Chile, hailed for decades as a model of steady economic growth but reeling from two years of social unrest, will vote on Sunday in a general election that has sharply polarised the country between the political left and right.
Huge uncertainty hangs over Sunday’s race, the first presidential ballot since the estallido, or explosion, of demonstrations in 2019 triggered by fare increases on the Santiago metro, which quickly escalated into anger over high living costs and income inequality.
The protests left Sebastián Piñera’s now deeply unpopular government on the verge of collapse, and set in motion the redrafting of the dictatorship-era constitution. Chile does not allow re-election to consecutive terms, so Piñera, whose presidency ends March, is not standing.
One of the frontrunners to advance to a second round run-off vote in December is 35-year old Gabriel Boric, a congressman and radical former student leader who shot to fame a decade ago during street protests against inequality in education.
He is hoping his pledge to bury Chile’s “neoliberal” past of market-oriented policies that have failed to narrow social divisions will resonate with younger voters.
His main opponent, José Antonio Kast, is an ultra-conservative who defends free markets and traditional values. Kast, a 55-year-old former congressman and father of nine, has spoken out against immigration, same-sex marriage and abortion.
Kast has appealed to Chilean voters alienated by the left, promising to restore order and slash taxes under his new nationalist Republican party that he founded in 2019. “Dare yourself,” is his campaign slogan.
Andres Bustamante, a 31-year-old from Santiago who voted for Piñera during the last election, said Kast’s more extreme ideas made him uncomfortable, but admired how “he’s straight with people . . . Kast is the only one who has been consistent in his message.”
In a bustling commercial district of the capital, Sarah González, a 35-year-old psychologist, said she would cast her vote in the first round for Boric, who she considered “the best of a bad bunch” but who still represented the political establishment, despite running as an independent.
There are five other contenders, including moderate Sebastian Sichel, a former social development minister under Piñera, whose performance in the final televised debate suggested he could undergo a “late surge to overtake Kast,” said Nicholas Watson, Latin America director at Teneo.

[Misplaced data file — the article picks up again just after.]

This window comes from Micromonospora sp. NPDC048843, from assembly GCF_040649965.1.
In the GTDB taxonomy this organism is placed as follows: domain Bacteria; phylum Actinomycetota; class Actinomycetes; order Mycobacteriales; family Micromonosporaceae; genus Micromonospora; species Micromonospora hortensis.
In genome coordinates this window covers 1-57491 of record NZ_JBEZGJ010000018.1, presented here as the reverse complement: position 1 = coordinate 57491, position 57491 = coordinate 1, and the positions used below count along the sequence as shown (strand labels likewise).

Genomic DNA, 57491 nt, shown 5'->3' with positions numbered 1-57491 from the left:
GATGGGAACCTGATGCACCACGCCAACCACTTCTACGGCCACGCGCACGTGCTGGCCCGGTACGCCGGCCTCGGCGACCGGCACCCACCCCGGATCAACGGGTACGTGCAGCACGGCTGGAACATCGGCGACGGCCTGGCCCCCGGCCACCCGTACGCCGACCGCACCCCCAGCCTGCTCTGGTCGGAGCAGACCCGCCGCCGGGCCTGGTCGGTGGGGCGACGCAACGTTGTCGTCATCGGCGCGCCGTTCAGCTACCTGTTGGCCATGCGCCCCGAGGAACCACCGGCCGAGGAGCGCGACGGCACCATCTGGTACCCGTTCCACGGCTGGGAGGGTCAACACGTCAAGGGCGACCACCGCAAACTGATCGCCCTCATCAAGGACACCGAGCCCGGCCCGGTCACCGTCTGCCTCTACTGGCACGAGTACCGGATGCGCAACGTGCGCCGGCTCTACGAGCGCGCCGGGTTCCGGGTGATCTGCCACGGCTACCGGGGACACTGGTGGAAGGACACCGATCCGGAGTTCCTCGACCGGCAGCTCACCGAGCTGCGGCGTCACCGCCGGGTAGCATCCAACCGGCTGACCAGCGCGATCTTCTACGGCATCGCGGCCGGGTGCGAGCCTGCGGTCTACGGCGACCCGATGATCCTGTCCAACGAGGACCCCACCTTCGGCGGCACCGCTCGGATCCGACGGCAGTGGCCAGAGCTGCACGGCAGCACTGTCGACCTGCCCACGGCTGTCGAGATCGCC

The political tensions have been further stoked by impeachment proceedings that had been brought against Piñera in an effort to oust him just months before he is due to leave office, which the ruling coalition said had been leveraged by the left for political gain.
Chile’s lower house narrowly voted to initiate the proceedings over allegations that the president acted improperly in his family’s $152m sale of a mining interest. But this week the 43-member Senate fell five votes short of the two-thirds majority needed to remove him from office.
Piñera may have avoided removal, but for the 15m Chileans eligible to vote, the fierce televised debates in both houses have demonstrated how sharply divided the country has become.
“There are two candidates, from two extremes . . . coming in after the weakest government Chile has had since our return to democracy [in 1990],” José De Gregorio, professor of economics and a former central bank governor, told the Financial Times.
Whoever becomes president will also oversee the voter-approved assembly that has begun drafting a replacement for the current deeply divisive constitution.
Adopted in 1980 in the middle of General Augusto Pinochet’s brutal regime, for many it represents a direct link to the dictatorship despite numerous modifications.
For others it has been a free-market handbook that enabled the country to become one of the most successful and stable economies in Latin America. The constitution favours private enterprise, which its supporters say has driven the country’s vigorous growth and lifted millions out of poverty.
The new assembly could weaken the president’s powers and expand the scope of the Chilean state. Robert Funk, a political scientist at the University of Chile, said the assembly’s emphasis on identity, diversity and political independence could “make it impossible to actually agree on anything”.
All of this could leave the newly elected leader with much less room to manoeuvre, right when the new text is put to a plebiscite in the third quarter of next year.
As for Piñera, he still faces four more months in office regardless of the outcome on Sunday. His approval rating is hovering at 20 per cent, meaning he risks ending his term more unpopular than Jair Bolsonaro in Brazil.